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On the benefits of using multivariate analysis in mass spectrometric studies of combustion-generated aerosols

D. Duca; C. Irimiea; A. Faccinetto; J. A. Noble; M. Vojkovic; Y. Carpentier; I. K. Ortega; C. Pirim; C. Focsa


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{
  "DOI": "10.1039/C8FD00238J", 
  "author": [
    {
      "family": "D. Duca"
    }, 
    {
      "family": "C. Irimiea"
    }, 
    {
      "family": "A. Faccinetto"
    }, 
    {
      "family": "J. A. Noble"
    }, 
    {
      "family": "M. Vojkovic"
    }, 
    {
      "family": "Y. Carpentier"
    }, 
    {
      "family": "I. K. Ortega"
    }, 
    {
      "family": "C. Pirim"
    }, 
    {
      "family": "C. Focsa"
    }
  ], 
  "issued": {
    "date-parts": [
      [
        2019, 
        3, 
        6
      ]
    ]
  }, 
  "abstract": "<p>The intricate chemistry of the carbonaceous particle surface layer (which drives their&nbsp;reactivity, environmental and health impacts) results in complex mass spectra. In this&nbsp;respect, detailed molecular-level analysis of combustion emissions may be challenging&nbsp;even with high-resolution mass spectrometry. Building on a recently proposed&nbsp;comprehensive methodology (encompassing all stages from sampling to data&nbsp;reduction), we propose herein a comparative analysis of soot particles produced by&nbsp;three different sources: a miniCAST standard generator, a laboratory diffusion flame and&nbsp;a single cylinder internal combustion engine. The surface composition is probed by&nbsp;either laser or secondary ion mass spectrometry. Two examples of multivariate analysis,&nbsp;Principal component analysis and hierarchical clustering analysis proved their efficiency&nbsp;in both identifying general trends and evidencing subtle differences that otherwise&nbsp;would remain unnoticed in the plethora of data generated during mass spectrometric&nbsp;analyses. Chemical information extracted from these multivariate statistical procedures&nbsp;contributes to a better understanding of fundamental combustion processes and also&nbsp;opens to practical applications such as the tracing of engine emissions.</p>",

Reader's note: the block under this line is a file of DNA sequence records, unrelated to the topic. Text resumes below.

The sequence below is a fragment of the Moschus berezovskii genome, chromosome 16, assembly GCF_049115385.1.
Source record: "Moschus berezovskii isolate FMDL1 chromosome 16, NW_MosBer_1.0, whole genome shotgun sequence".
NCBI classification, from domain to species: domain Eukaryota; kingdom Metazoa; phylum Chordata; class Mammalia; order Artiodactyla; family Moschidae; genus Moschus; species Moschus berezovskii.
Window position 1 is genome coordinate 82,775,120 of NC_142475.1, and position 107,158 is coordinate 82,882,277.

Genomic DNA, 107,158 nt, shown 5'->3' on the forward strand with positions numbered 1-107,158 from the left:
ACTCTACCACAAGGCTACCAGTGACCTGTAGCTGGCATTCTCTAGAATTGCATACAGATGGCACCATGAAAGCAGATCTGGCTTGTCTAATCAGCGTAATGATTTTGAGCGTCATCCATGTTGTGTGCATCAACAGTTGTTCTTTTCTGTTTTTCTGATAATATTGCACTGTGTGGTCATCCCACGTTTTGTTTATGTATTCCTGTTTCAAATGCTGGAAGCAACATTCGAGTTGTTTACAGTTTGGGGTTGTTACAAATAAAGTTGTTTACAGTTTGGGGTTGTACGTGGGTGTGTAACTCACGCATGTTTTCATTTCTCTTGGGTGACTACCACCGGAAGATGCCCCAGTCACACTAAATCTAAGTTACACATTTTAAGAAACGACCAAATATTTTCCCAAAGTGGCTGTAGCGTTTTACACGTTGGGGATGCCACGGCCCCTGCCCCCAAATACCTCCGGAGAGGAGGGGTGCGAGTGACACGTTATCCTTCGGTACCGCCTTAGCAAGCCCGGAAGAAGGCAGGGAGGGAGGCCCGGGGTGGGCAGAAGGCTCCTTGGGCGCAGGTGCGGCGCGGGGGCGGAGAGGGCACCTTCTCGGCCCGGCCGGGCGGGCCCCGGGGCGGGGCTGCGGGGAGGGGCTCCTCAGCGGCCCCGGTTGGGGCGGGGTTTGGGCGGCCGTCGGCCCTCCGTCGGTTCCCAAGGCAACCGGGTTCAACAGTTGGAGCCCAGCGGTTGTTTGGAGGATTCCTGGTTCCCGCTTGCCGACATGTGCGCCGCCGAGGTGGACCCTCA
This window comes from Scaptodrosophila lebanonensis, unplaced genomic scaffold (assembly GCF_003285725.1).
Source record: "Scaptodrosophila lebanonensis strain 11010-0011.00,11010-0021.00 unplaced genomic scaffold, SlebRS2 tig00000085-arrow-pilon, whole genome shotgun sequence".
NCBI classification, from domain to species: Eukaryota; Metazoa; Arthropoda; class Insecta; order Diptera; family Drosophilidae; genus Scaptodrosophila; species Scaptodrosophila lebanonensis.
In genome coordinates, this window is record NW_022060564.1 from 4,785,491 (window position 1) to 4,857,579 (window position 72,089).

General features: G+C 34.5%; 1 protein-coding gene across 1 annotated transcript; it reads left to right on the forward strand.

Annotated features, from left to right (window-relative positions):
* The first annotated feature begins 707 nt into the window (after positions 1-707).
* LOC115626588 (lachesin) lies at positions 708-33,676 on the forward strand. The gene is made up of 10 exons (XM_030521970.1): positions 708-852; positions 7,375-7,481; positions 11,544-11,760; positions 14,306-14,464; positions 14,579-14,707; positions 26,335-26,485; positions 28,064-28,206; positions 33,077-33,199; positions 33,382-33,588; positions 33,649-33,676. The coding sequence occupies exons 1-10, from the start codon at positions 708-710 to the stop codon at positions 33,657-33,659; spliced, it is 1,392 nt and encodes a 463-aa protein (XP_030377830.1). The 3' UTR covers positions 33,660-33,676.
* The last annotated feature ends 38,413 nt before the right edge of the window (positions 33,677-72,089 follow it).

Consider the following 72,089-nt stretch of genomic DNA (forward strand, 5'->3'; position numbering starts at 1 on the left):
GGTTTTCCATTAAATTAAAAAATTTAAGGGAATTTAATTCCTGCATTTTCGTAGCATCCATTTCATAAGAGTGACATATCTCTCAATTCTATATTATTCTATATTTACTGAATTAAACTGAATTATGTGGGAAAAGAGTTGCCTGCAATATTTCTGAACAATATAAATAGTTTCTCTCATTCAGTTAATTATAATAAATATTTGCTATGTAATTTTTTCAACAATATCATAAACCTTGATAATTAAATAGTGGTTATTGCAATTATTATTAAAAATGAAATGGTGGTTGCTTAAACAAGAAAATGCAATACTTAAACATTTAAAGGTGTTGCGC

"title": "On the benefits of using multivariate analysis in mass spectrometric studies of combustion-generated aerosols", 
  "type": "article", 
  "id": "3453426"
}
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